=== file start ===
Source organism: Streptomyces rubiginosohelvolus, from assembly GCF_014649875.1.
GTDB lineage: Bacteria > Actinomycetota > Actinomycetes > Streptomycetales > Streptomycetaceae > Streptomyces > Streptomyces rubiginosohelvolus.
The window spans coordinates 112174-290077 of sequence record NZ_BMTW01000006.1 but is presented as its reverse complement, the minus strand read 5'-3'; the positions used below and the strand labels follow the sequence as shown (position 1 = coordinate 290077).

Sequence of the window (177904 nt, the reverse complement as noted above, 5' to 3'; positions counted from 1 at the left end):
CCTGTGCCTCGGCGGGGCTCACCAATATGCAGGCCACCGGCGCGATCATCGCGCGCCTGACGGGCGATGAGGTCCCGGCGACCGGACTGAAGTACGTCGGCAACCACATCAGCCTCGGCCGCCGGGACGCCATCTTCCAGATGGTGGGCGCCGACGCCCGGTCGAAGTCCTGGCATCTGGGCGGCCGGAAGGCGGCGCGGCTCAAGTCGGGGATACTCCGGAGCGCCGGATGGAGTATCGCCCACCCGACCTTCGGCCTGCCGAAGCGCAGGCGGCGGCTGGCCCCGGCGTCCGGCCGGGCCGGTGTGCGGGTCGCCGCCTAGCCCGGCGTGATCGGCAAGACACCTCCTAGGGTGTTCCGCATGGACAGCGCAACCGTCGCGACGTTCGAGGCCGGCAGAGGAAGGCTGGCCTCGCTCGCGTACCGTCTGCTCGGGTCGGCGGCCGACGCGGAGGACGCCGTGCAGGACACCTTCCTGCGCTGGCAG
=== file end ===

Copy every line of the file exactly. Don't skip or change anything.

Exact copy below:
Source organism: Streptomyces rubiginosohelvolus, from assembly GCF_014649875.1.
GTDB lineage: Bacteria > Actinomycetota > Actinomycetes > Streptomycetales > Streptomycetaceae > Streptomyces > Streptomyces rubiginosohelvolus.
The window spans coordinates 112174-290077 of sequence record NZ_BMTW01000006.1 but is presented as its reverse complement, the minus strand read 5'-3'; the positions used below and the strand labels follow the sequence as shown (position 1 = coordinate 290077).

Sequence of the window (177904 nt, the reverse complement as noted above, 5' to 3'; positions counted from 1 at the left end):
CCTGTGCCTCGGCGGGGCTCACCAATATGCAGGCCACCGGCGCGATCATCGCGCGCCTGACGGGCGATGAGGTCCCGGCGACCGGACTGAAGTACGTCGGCAACCACATCAGCCTCGGCCGCCGGGACGCCATCTTCCAGATGGTGGGCGCCGACGCCCGGTCGAAGTCCTGGCATCTGGGCGGCCGGAAGGCGGCGCGGCTCAAGTCGGGGATACTCCGGAGCGCCGGATGGAGTATCGCCCACCCGACCTTCGGCCTGCCGAAGCGCAGGCGGCGGCTGGCCCCGGCGTCCGGCCGGGCCGGTGTGCGGGTCGCCGCCTAGCCCGGCGTGATCGGCAAGACACCTCCTAGGGTGTTCCGCATGGACAGCGCAACCGTCGCGACGTTCGAGGCCGGCAGAGGAAGGCTGGCCTCGCTCGCGTACCGTCTGCTCGGGTCGGCGGCCGACGCGGAGGACGCCGTGCAGGACACCTTCCTGCGCTGGCAG